New state law could uproot Tampa’s tree code

Hillsborough County

A newly-passed Florida law could brush away years of work that went into the City of Tampa’s ordinances around cutting down its more than 9 million trees.

The law allows homeowners and developers to cut down a tree, but only if an arborist or landscape architect deems “that the tree presents a danger to persons or property.”

Chelsea Johnson founded “Tree Something, Say Something” to help bridge the gap between tree activists and developers in Tampa.

After years of work, the two sides agreed on a 90-page code of ordinances that went into effect in April, setting out rules for automatic tree removals, mitigation planting, a “tree fund” that developers can pay into, and much more.

But last month, Governor Ron DeSantis signed H.B. 1159 into state law. It prevents local municipalities from dictating when certain types of trees can be cut down–but Johnson says in most circumstances, it only usurps Tampa’s code when it comes to dangerous trees.

“This bill does not change much,” Johnson said. “Tree volunteers and neighbors should be vigilant. It’s not open season on trees. You do still have to go through an arborist or landscape architect to cut down a dangerous tree.”

The law also makes some changes when it comes to trees and utility companies, including rights of way, and establishes a “property owner bill of rights.”

Bob McDonaugh, Tampa’s administrator of economic opportunity, says it remains to be seen whether the new state law will be challenged in court, and what exactly it means for Tampa.

“We have a new city attorney starting in a few weeks,” McDonaugh said. “There will be an interpretation of state statute and tree code, and how they marry together.”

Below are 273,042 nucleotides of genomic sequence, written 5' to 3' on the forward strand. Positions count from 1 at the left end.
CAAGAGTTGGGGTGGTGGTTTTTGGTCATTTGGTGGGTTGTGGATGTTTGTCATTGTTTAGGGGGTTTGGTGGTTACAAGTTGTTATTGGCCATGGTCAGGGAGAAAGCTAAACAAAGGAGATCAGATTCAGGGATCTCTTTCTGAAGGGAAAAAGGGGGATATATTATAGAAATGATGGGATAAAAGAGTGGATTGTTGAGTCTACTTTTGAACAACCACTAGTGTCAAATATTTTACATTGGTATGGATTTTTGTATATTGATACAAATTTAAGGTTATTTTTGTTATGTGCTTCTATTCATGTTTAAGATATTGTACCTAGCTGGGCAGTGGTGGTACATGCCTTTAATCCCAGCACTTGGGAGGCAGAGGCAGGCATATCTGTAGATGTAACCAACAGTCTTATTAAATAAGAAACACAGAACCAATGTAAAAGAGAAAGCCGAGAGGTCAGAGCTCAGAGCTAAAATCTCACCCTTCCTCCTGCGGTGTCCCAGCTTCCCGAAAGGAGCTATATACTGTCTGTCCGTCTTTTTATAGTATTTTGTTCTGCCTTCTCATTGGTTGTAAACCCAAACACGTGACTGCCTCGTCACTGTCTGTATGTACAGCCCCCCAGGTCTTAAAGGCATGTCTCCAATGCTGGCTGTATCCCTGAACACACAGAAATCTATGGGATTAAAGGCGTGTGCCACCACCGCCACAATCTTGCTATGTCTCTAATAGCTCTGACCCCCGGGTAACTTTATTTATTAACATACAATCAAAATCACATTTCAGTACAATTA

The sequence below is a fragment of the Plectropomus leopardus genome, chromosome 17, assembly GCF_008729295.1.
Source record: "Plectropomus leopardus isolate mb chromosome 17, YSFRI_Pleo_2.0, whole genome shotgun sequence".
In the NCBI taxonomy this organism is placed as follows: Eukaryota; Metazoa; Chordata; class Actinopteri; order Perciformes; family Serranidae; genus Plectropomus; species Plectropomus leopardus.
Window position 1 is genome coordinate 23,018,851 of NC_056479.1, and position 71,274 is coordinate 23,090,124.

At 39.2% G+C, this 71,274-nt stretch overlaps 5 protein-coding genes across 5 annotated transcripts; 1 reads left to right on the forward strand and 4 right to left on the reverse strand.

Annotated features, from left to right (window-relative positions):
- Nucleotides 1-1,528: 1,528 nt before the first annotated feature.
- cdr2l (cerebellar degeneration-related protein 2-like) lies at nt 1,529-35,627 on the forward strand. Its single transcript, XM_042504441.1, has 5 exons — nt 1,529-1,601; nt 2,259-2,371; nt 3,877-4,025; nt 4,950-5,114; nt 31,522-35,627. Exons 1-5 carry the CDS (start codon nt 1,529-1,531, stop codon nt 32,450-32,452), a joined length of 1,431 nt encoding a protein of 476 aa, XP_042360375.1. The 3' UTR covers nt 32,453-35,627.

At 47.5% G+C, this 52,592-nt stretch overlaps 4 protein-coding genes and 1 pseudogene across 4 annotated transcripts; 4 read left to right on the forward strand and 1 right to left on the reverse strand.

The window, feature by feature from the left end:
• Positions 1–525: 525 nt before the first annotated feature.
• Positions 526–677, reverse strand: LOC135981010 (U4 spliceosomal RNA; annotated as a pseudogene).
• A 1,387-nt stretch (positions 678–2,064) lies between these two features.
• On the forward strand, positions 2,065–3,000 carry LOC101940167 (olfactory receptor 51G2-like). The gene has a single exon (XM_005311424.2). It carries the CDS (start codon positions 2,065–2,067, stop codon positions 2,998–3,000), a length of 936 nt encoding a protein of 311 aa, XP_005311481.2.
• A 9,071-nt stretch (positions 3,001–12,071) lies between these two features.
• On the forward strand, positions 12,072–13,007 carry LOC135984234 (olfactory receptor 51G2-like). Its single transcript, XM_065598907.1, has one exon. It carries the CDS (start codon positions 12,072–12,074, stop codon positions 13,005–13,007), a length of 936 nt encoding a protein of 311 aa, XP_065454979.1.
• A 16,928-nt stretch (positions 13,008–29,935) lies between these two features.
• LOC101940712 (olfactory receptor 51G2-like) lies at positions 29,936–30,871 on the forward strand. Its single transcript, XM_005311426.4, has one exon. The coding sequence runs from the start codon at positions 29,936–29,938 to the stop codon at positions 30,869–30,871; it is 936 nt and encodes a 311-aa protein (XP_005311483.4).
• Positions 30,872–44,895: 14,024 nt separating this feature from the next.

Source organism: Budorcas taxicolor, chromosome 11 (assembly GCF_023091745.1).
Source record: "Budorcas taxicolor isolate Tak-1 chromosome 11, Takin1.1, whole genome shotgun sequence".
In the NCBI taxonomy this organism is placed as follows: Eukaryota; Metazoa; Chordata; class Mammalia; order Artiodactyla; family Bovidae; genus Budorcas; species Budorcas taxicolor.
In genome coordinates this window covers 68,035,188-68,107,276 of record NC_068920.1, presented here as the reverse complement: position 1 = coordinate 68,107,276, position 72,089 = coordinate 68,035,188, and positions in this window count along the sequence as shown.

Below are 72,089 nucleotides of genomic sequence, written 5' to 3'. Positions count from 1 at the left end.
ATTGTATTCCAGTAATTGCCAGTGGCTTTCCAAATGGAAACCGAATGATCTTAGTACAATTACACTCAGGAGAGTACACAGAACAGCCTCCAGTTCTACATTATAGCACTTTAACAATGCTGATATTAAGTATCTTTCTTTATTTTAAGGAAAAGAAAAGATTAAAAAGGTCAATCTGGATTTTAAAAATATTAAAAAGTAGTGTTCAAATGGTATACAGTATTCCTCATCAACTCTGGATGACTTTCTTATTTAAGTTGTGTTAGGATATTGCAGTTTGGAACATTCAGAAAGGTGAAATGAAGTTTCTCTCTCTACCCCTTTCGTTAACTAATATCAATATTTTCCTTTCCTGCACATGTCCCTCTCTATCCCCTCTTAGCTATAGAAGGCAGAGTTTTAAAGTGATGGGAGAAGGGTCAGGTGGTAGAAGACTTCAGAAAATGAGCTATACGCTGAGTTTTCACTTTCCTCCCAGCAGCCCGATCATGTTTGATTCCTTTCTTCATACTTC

“[This law] is a ‘one size fits all’,” he said. “Unfortunately in Florida we have small cities, and large cities like Tampa with a very sophisticated tree code. We spent a lot of time, it’s based on science. We did a careful study of our tree canopy.”

That study earned Tampa a designation in Business Insider earlier this year as the top city in the world for the percentage of tree canopy coverage.

Johnson said the state law may violate home rule.

Even if it doesn’t, she said the most important thing to remember is that you can’t just do whatever you want with your property.

“You can’t do things with your property that violate your zoning,” said Johnson. “Part of that is to protect your neighbors, part of that is to protect the city. And trees should not get the short end of the stick when it comes to that.”

Tampa did an in-depth study on its tree canopy coverage in 2016 that showed the city’s trees are worth more than $2 billion in economic value.

Copyright 2020 Nexstar Broadcasting, Inc. All rights reserved. This material may not be published, broadcast, rewritten, or redistributed.

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